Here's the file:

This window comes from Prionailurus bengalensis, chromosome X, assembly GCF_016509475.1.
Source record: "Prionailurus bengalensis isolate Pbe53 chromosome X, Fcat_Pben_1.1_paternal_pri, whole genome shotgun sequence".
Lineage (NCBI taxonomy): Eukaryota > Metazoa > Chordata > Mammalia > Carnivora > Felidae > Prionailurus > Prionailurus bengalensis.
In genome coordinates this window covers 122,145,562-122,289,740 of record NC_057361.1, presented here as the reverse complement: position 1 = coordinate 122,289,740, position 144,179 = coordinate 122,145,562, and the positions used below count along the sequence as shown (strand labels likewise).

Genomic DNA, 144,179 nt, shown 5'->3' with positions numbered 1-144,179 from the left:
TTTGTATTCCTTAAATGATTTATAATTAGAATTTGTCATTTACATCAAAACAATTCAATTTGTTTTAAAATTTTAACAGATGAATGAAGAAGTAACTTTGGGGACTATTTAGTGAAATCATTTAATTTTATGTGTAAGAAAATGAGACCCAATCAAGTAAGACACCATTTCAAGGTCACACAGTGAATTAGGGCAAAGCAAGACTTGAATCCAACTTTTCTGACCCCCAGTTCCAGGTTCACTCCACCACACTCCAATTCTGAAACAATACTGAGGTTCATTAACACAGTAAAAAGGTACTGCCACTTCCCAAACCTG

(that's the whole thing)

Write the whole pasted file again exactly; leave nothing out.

This window comes from Prionailurus bengalensis, chromosome X, assembly GCF_016509475.1.
Source record: "Prionailurus bengalensis isolate Pbe53 chromosome X, Fcat_Pben_1.1_paternal_pri, whole genome shotgun sequence".
Lineage (NCBI taxonomy): Eukaryota > Metazoa > Chordata > Mammalia > Carnivora > Felidae > Prionailurus > Prionailurus bengalensis.
In genome coordinates this window covers 122,145,562-122,289,740 of record NC_057361.1, presented here as the reverse complement: position 1 = coordinate 122,289,740, position 144,179 = coordinate 122,145,562, and the positions used below count along the sequence as shown (strand labels likewise).

Genomic DNA, 144,179 nt, shown 5'->3' with positions numbered 1-144,179 from the left:
TTTGTATTCCTTAAATGATTTATAATTAGAATTTGTCATTTACATCAAAACAATTCAATTTGTTTTAAAATTTTAACAGATGAATGAAGAAGTAACTTTGGGGACTATTTAGTGAAATCATTTAATTTTATGTGTAAGAAAATGAGACCCAATCAAGTAAGACACCATTTCAAGGTCACACAGTGAATTAGGGCAAAGCAAGACTTGAATCCAACTTTTCTGACCCCCAGTTCCAGGTTCACTCCACCACACTCCAATTCTGAAACAATACTGAGGTTCATTAACACAGTAAAAAGGTACTGCCACTTCCCAAACCTG